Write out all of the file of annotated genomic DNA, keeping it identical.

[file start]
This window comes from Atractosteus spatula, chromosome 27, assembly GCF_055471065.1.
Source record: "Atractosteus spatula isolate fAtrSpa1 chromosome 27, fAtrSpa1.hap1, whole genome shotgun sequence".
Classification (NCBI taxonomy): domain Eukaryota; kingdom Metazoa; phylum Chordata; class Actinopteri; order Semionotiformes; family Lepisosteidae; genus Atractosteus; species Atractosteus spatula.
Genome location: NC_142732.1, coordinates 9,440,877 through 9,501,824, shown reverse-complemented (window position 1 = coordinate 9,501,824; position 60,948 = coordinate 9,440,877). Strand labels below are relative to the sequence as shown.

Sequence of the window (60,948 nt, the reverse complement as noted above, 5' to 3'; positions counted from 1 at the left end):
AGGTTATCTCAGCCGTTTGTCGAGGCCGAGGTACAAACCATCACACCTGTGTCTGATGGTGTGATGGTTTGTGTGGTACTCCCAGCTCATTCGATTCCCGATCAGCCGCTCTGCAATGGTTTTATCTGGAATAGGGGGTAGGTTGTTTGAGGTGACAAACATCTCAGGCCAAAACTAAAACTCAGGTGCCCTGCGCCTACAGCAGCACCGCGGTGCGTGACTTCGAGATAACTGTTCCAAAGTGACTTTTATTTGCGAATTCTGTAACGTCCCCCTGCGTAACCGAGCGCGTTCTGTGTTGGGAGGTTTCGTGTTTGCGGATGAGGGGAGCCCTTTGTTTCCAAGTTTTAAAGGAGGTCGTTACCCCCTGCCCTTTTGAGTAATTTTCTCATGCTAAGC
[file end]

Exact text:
This window comes from Atractosteus spatula, chromosome 27, assembly GCF_055471065.1.
Source record: "Atractosteus spatula isolate fAtrSpa1 chromosome 27, fAtrSpa1.hap1, whole genome shotgun sequence".
Classification (NCBI taxonomy): domain Eukaryota; kingdom Metazoa; phylum Chordata; class Actinopteri; order Semionotiformes; family Lepisosteidae; genus Atractosteus; species Atractosteus spatula.
Genome location: NC_142732.1, coordinates 9,440,877 through 9,501,824, shown reverse-complemented (window position 1 = coordinate 9,501,824; position 60,948 = coordinate 9,440,877). Strand labels below are relative to the sequence as shown.

Sequence of the window (60,948 nt, the reverse complement as noted above, 5' to 3'; positions counted from 1 at the left end):
AGGTTATCTCAGCCGTTTGTCGAGGCCGAGGTACAAACCATCACACCTGTGTCTGATGGTGTGATGGTTTGTGTGGTACTCCCAGCTCATTCGATTCCCGATCAGCCGCTCTGCAATGGTTTTATCTGGAATAGGGGGTAGGTTGTTTGAGGTGACAAACATCTCAGGCCAAAACTAAAACTCAGGTGCCCTGCGCCTACAGCAGCACCGCGGTGCGTGACTTCGAGATAACTGTTCCAAAGTGACTTTTATTTGCGAATTCTGTAACGTCCCCCTGCGTAACCGAGCGCGTTCTGTGTTGGGAGGTTTCGTGTTTGCGGATGAGGGGAGCCCTTTGTTTCCAAGTTTTAAAGGAGGTCGTTACCCCCTGCCCTTTTGAGTAATTTTCTCATGCTAAGC